3 Ways a Local Bank Can Help Your Business Stay Connected with Your Community

Posted by Seacoast Bank on Nov 30, 2015 11:17:00 AM

You might already know that community banks like Seacoast Bank typically offer financial benefits, such as lower fees and more competitive rates, but opening a business bank account at a local institution can also help your business stay connected with your community. It's even one of Seacoast's brand promises to invest in you and your community. Consider these four community-centered advantages of local business banking.

1. Injecting Money into the Local Economy

Each individual professional in a locality contributes to the community's overall success.


When you trust your money to a national bank, you have no idea what area or sector of the economy you're supporting. A local bank, however, hosts the accounts of local residents and businesses and invests right back into the communities we work, live and serve in. When you open business bank accounts, take out small business loans, and conduct other business at a community bank like ours, you're directly supporting your local economy.

Your deposits help other businesses stay afloat financially and improve the market for local businesses rather than national chains. Restaurants, retail outlets, manufacturing plants, and other types of businesses receive stimulation from this positive impact.

You're also helping to fund local jobs because a community bank employs local residents. From the tellers to the loan officers, each individual at your bank has roots in your community. The more the fiscal environment improves, the more benefits local workers receive.

As the economy thrives in your local community, residents have access to more money, which they can then spend at your business. It's a cyclical process that starts with a community-focused local bank like Seacoast. When residents of a community enjoy financial success, they benefit all of the local businesses.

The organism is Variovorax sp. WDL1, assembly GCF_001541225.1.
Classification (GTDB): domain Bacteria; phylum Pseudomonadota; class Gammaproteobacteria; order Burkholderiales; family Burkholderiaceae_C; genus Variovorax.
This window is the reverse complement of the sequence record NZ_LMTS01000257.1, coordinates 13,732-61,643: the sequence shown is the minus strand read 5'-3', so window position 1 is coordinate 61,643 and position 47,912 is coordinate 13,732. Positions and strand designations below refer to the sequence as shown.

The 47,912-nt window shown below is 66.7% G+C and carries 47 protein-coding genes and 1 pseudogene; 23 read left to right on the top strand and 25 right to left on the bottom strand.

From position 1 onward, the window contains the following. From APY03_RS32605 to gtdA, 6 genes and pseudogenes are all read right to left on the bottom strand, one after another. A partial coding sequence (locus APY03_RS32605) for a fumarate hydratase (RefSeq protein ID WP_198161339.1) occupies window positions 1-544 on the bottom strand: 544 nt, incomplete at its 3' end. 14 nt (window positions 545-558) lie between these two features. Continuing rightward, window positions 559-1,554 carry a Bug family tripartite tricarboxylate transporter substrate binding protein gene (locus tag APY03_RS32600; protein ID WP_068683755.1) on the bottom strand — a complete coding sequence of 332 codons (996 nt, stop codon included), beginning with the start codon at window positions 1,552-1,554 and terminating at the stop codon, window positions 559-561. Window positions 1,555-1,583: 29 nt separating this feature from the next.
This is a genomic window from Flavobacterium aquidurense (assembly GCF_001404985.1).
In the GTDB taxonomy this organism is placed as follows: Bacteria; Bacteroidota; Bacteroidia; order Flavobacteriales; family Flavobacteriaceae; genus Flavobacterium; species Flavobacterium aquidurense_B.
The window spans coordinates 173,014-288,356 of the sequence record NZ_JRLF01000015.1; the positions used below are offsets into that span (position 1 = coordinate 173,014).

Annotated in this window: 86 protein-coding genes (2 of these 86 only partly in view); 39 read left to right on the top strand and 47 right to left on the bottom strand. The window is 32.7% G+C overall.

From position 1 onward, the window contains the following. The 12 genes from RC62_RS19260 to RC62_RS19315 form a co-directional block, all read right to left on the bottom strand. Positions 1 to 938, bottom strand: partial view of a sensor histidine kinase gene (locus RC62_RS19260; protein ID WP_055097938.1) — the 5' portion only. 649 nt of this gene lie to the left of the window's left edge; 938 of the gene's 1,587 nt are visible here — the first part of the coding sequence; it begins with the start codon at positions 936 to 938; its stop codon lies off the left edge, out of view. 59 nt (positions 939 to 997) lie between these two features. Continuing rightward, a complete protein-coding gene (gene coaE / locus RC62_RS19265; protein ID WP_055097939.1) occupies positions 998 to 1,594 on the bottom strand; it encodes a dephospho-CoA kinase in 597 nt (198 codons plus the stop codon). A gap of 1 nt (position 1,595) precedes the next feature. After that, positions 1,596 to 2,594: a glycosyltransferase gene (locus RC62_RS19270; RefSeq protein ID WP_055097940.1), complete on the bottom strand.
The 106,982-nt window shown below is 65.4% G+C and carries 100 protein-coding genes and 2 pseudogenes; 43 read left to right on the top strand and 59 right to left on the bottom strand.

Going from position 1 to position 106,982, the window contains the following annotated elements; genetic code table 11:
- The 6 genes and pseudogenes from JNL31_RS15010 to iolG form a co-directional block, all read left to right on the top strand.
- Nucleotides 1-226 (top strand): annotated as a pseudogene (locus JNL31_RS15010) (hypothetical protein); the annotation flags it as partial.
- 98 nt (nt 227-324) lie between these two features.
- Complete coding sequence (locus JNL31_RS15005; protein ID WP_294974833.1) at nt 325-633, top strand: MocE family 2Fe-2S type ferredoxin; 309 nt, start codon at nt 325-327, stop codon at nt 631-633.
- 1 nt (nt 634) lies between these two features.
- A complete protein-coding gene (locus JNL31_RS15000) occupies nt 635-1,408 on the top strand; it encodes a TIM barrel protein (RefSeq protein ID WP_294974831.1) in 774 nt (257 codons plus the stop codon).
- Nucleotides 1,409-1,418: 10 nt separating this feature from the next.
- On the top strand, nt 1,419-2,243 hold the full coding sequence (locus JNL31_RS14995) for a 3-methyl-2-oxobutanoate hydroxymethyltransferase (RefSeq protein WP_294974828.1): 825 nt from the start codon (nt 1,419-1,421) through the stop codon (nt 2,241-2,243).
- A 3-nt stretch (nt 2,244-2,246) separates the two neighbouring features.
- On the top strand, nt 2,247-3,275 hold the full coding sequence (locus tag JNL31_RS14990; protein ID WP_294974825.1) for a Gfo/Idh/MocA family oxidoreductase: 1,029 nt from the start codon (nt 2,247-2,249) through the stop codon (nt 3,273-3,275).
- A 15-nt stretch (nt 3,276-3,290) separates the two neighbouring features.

2. Fueling Economic Growth in Your Community
Community banks lend borrowing power to the local economy. Businesses that cannot get loans from national banks often enjoy more favorable odds at community institutions, primarily because a local bank takes into account more than numbers in an account or on a credit score.

According to the Financial Post, an economy improves when businesses and consumers have more borrowing power. Banks can charge lower interest rates for products like business loans and business bank accounts, which means businesses keep more money in their coffers.

Furthermore, you have an opportunity to establish a personal relationship with a reliable banking institution. As we like to say at Seacoast, sometimes your best business partner isn't even on the payroll. By this we mean that our team will learn your business's goals, history, track record, and performance, which opens up new financing options for the future. Seacoast truly becomes a partner in your success, rather than just a place to deposit your checks.

3. Connecting Your Business With Other Professionals

Opening business bank accounts at local institutions provides you with access to other community leaders.


Community banks like Seacoast Bank offer additional services to help businesses thrive. They connect business owners with professionals and advisors who can help them realize their goals.

For example, you might need an attorney to help you iron out the details on a contract with a new supplier. Perhaps you need an angel investor to fuel your expansion plans or an insurance agent to help you protect your most valuable assets.

Community banks have ties to the local economy and relationships with other business leaders. Enjoying access to those same connections can fuel your business's upward trajectory and help you contribute to your community in exciting ways.

If you're ready to become a more active member of your community, take your business bank account needs to a community bank. We'll help you choose the business checking solutions and other products that will most benefit your company.

Topics: Small Business

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